Whence vs. from whence

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Whence, according to its conventional definition, means from where, so the phrase from whence is logically redundant. But this doesn’t stop people from using from whence, a phrase that has been common for centuries. When hearing the sentence Whence came you?, one may feel something is missing—specifically, a preposition—even though the sentence is well constructed without it. That’s why from whence is so often used instead of whence alone, as in these examples:

Without warning, he dissolves into the blackness from whence he came. [Backstage]

The tide changed, returned to from whence it came, and is rising. [CounterPunch]

What made the horror of Kittel’s antisemitism is not just the words but from whence the words came. [Seattle Post-Intelligencer]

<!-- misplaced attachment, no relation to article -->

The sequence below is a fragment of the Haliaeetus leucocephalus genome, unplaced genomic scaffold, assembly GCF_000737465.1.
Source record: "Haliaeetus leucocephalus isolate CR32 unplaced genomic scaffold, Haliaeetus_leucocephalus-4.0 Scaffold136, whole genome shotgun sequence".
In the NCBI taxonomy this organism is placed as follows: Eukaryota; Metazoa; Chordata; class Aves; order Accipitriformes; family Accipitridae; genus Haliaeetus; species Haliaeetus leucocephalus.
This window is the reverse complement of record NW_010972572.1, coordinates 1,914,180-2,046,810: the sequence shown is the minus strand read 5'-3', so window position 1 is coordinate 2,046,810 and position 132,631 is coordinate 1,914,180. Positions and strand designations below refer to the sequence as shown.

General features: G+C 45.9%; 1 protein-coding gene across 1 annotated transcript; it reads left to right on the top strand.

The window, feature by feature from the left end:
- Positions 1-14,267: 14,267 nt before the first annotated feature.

Of course, redundancy hasn’t stopped great writers from using from whence for centuries—for example:

From whence at pleasure thou mayst come and part. [Shakespeare]

From whence it follows, that where the publique and private interest are most closely united, there is the publique most advanced. [Thomas Hobbes]

Life lies behind us as the quarry from whence we get tiles and copestones for the masonry of to-day. [Ralph Waldo Emerson]

Other resources

“From whence” at World Wide Words
“The Whence Offense” at Columbia Journalism Review

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